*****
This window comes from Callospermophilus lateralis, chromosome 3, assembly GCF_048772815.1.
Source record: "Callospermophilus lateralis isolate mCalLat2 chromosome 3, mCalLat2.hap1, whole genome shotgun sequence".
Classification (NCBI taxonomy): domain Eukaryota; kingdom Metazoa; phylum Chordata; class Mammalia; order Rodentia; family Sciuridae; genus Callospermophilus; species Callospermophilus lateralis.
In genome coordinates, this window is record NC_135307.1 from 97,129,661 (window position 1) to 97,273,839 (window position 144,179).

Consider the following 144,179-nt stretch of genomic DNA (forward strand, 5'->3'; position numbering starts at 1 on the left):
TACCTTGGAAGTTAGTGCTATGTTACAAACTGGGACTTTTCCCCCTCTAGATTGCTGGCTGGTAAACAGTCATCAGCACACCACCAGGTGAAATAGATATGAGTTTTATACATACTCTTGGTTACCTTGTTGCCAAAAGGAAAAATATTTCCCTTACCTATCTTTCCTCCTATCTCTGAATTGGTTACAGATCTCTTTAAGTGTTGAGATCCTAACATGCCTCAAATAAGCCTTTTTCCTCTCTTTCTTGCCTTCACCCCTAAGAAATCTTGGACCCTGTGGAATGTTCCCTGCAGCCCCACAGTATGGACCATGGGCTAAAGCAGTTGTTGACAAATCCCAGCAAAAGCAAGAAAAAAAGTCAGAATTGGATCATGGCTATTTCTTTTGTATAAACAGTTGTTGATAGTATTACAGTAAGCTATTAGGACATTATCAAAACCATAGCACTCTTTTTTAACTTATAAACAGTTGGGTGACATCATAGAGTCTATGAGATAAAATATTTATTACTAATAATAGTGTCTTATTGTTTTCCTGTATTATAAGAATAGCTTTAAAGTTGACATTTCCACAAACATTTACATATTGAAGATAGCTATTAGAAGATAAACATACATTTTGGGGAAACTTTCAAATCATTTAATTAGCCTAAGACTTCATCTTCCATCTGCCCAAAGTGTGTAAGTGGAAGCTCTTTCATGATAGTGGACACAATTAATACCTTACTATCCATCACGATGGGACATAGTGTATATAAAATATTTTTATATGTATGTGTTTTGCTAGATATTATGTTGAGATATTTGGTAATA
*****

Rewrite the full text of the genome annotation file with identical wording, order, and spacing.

This window comes from Callospermophilus lateralis, chromosome 3, assembly GCF_048772815.1.
Source record: "Callospermophilus lateralis isolate mCalLat2 chromosome 3, mCalLat2.hap1, whole genome shotgun sequence".
Classification (NCBI taxonomy): domain Eukaryota; kingdom Metazoa; phylum Chordata; class Mammalia; order Rodentia; family Sciuridae; genus Callospermophilus; species Callospermophilus lateralis.
In genome coordinates, this window is record NC_135307.1 from 97,129,661 (window position 1) to 97,273,839 (window position 144,179).

Consider the following 144,179-nt stretch of genomic DNA (forward strand, 5'->3'; position numbering starts at 1 on the left):
TACCTTGGAAGTTAGTGCTATGTTACAAACTGGGACTTTTCCCCCTCTAGATTGCTGGCTGGTAAACAGTCATCAGCACACCACCAGGTGAAATAGATATGAGTTTTATACATACTCTTGGTTACCTTGTTGCCAAAAGGAAAAATATTTCCCTTACCTATCTTTCCTCCTATCTCTGAATTGGTTACAGATCTCTTTAAGTGTTGAGATCCTAACATGCCTCAAATAAGCCTTTTTCCTCTCTTTCTTGCCTTCACCCCTAAGAAATCTTGGACCCTGTGGAATGTTCCCTGCAGCCCCACAGTATGGACCATGGGCTAAAGCAGTTGTTGACAAATCCCAGCAAAAGCAAGAAAAAAAGTCAGAATTGGATCATGGCTATTTCTTTTGTATAAACAGTTGTTGATAGTATTACAGTAAGCTATTAGGACATTATCAAAACCATAGCACTCTTTTTTAACTTATAAACAGTTGGGTGACATCATAGAGTCTATGAGATAAAATATTTATTACTAATAATAGTGTCTTATTGTTTTCCTGTATTATAAGAATAGCTTTAAAGTTGACATTTCCACAAACATTTACATATTGAAGATAGCTATTAGAAGATAAACATACATTTTGGGGAAACTTTCAAATCATTTAATTAGCCTAAGACTTCATCTTCCATCTGCCCAAAGTGTGTAAGTGGAAGCTCTTTCATGATAGTGGACACAATTAATACCTTACTATCCATCACGATGGGACATAGTGTATATAAAATATTTTTATATGTATGTGTTTTGCTAGATATTATGTTGAGATATTTGGTAATA